As with all my Dartmoor days, I will be searching for its treasures, not just the beauty of the vast open space but the gnarled spindly tree surviving against the harsh winds that try to break its will to survive, hidden fungi growing on a fallen tree and the textures of weathered wood and rusty fences.

 

One camera one lens, the last quarter

My one camera, one lens project is now approaching its final quarter, when it began in January, I had doubts that I would still be on course by autumn but I am as keen as ever to complete the full year.

During the last nine months, I have learned to be more creative with a single camera set up, rather than relying on a bag of kit that may or may not be used, by travelling light, I am happy to shoot for longer, a win, win scenario.

This project has also made me more open minded in my photography too, before this year, I would only ever shoot RAW images, (it’s the law isn’t it?) but I will happily shoot both Raw and Jpeg, or even just Jpeg’s on occasions!

For my occasional paid shoots, I will always shoot RAW, just for peace of mind but for my photo walks, I do not always want to spend too long at the PC editing, especially since the Fuji Jpeg engine is so good.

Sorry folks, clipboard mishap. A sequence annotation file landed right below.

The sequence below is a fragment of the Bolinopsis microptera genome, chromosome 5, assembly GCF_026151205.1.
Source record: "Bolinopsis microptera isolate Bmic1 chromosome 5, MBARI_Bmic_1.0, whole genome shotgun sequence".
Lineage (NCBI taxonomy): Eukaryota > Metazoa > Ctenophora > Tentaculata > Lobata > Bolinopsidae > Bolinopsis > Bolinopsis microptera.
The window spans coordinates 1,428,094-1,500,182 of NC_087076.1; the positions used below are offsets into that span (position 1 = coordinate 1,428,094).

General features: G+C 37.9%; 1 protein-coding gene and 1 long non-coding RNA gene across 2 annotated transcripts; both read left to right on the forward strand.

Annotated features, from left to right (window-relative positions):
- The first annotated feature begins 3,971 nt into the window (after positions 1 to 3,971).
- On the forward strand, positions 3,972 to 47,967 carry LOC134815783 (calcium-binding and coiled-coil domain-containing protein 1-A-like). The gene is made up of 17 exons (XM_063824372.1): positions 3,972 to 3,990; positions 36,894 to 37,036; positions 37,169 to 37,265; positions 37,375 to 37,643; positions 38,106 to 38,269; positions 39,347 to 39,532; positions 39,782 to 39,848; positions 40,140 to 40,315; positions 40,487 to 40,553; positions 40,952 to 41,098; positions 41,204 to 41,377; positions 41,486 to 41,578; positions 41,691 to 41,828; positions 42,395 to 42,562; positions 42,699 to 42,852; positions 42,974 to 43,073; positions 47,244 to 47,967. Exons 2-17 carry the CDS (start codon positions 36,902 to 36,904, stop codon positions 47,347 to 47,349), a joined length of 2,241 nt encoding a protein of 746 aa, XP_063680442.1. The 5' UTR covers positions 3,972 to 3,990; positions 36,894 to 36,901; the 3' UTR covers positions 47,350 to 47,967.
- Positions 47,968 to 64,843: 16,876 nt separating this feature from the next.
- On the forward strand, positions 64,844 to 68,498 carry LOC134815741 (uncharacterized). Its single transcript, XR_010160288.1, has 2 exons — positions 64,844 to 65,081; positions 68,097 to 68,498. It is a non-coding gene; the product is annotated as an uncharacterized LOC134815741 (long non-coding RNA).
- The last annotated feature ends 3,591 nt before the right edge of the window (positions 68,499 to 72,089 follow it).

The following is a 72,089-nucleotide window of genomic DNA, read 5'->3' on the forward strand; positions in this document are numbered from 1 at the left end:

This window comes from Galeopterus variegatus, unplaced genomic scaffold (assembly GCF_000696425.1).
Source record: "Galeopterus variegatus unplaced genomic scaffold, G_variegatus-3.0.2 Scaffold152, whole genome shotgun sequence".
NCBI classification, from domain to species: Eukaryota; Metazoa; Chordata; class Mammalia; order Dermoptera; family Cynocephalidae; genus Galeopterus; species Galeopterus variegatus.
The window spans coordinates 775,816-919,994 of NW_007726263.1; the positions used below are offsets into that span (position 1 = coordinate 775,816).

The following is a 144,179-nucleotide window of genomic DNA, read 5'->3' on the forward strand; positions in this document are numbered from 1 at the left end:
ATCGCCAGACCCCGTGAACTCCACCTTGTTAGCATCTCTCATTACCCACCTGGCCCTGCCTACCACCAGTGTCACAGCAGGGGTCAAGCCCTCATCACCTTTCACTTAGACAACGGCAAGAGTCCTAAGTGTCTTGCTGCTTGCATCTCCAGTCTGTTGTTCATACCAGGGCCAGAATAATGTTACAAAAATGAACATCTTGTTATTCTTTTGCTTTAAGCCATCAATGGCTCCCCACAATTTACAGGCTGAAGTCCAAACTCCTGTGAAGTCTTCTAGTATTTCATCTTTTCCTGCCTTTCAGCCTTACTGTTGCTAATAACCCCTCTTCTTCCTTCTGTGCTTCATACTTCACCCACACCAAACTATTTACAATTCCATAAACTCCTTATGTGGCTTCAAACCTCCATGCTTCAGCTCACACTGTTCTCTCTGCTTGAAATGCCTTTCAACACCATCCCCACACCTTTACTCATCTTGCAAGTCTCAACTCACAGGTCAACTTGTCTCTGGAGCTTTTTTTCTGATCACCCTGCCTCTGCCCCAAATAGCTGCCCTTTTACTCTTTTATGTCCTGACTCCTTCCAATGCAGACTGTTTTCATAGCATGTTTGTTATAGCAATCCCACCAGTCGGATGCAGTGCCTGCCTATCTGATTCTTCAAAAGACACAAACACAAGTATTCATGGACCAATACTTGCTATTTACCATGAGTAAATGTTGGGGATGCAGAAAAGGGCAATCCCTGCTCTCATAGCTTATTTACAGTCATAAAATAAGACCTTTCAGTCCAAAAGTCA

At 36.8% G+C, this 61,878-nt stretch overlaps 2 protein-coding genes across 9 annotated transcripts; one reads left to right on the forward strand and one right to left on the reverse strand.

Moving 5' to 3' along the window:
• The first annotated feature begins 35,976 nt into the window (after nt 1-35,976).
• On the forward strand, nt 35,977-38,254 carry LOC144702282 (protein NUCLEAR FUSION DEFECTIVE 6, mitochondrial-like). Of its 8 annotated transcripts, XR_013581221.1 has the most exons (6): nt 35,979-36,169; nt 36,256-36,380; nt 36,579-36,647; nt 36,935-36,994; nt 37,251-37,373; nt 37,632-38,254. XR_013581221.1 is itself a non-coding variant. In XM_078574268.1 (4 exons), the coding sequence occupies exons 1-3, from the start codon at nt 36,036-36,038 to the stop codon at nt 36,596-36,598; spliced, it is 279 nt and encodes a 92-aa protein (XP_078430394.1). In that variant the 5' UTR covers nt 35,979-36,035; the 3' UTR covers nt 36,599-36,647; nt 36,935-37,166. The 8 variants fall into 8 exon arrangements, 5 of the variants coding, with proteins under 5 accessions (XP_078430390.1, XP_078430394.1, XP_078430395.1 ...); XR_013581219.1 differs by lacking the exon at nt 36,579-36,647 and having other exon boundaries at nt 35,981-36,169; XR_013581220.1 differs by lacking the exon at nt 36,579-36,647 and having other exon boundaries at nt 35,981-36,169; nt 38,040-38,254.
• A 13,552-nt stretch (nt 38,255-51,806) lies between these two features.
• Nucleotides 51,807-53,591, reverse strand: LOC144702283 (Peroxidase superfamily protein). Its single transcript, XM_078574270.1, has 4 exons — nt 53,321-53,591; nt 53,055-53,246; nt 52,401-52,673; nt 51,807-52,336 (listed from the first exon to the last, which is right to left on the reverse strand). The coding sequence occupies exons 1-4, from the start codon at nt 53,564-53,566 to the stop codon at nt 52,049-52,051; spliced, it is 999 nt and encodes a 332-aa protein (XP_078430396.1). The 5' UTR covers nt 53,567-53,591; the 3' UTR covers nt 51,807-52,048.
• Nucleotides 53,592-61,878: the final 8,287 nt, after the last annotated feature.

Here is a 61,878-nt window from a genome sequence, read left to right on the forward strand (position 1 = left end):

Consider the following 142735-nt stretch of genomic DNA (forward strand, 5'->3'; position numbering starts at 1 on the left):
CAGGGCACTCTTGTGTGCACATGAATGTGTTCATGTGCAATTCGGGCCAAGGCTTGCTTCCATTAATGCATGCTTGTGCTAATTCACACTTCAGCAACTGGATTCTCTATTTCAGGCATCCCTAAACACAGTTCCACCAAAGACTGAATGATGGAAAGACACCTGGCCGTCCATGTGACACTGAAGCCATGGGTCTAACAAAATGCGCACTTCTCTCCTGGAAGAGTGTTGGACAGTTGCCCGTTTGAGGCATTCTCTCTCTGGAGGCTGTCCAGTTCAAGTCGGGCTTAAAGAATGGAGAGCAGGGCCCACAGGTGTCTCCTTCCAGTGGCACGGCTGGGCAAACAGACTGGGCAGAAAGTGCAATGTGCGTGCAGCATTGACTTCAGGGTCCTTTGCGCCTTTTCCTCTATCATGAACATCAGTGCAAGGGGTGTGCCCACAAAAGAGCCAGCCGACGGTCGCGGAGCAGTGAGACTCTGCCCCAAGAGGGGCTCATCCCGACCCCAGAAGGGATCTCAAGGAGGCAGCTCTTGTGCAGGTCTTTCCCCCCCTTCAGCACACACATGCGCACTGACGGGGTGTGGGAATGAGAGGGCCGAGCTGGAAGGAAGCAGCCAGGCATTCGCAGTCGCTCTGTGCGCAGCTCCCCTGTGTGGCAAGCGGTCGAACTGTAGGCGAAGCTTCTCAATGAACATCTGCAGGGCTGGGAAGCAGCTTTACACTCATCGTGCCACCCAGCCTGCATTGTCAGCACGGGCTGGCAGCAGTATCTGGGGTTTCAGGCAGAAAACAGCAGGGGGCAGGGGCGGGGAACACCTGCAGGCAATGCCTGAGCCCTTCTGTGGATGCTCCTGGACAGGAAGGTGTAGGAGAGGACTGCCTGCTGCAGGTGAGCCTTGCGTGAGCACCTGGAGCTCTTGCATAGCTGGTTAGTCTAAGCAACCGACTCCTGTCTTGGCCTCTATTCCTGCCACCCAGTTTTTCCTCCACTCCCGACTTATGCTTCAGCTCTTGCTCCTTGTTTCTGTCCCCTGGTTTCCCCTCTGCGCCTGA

Yesterday was one such day, where I wanted to get out for a few hours before the next rainy spell arrived later in the day, so a trip to the seaside town of Teignmouth was decided upon, a spot of lunch and a few photos.

Earlier in the week, I had taken some photos using the square format aspect ratio and since I had enjoyed doing so, set the camera to do so again today.
It is not everyone’s cup of tea but I actually enjoy composing shots in the square format, I quite like the polaroid camera feel of the square format, it also makes you think a different way in terms of shot composition.

Just for the record, I set the camera to shoot Raw and Jpeg, but all the shots above were the Jpeg’s with very minor, if any post processing.

Teignmouth is one of my favourite local beaches to go for a brisk Sunday stroll, with plenty of photo opportunities.
A big thank you to the two very generous people who allowed me to take their photos while sat on the sea wall, I told them about my ‘shooting square’ theme and they were very happy to oblige.

I am looking forward to the next 3 months, watching the seasons change, while reluctantly accepting the shorter hours of daylight.

My journey into street photography

Up until about three years ago, I would never have considered doing street photography, my innate dislike of large crowds in confined spaces was one of the contributing factors, any weekend errands I needed to do, were done at around opening time, to facilitate a quick escape back home.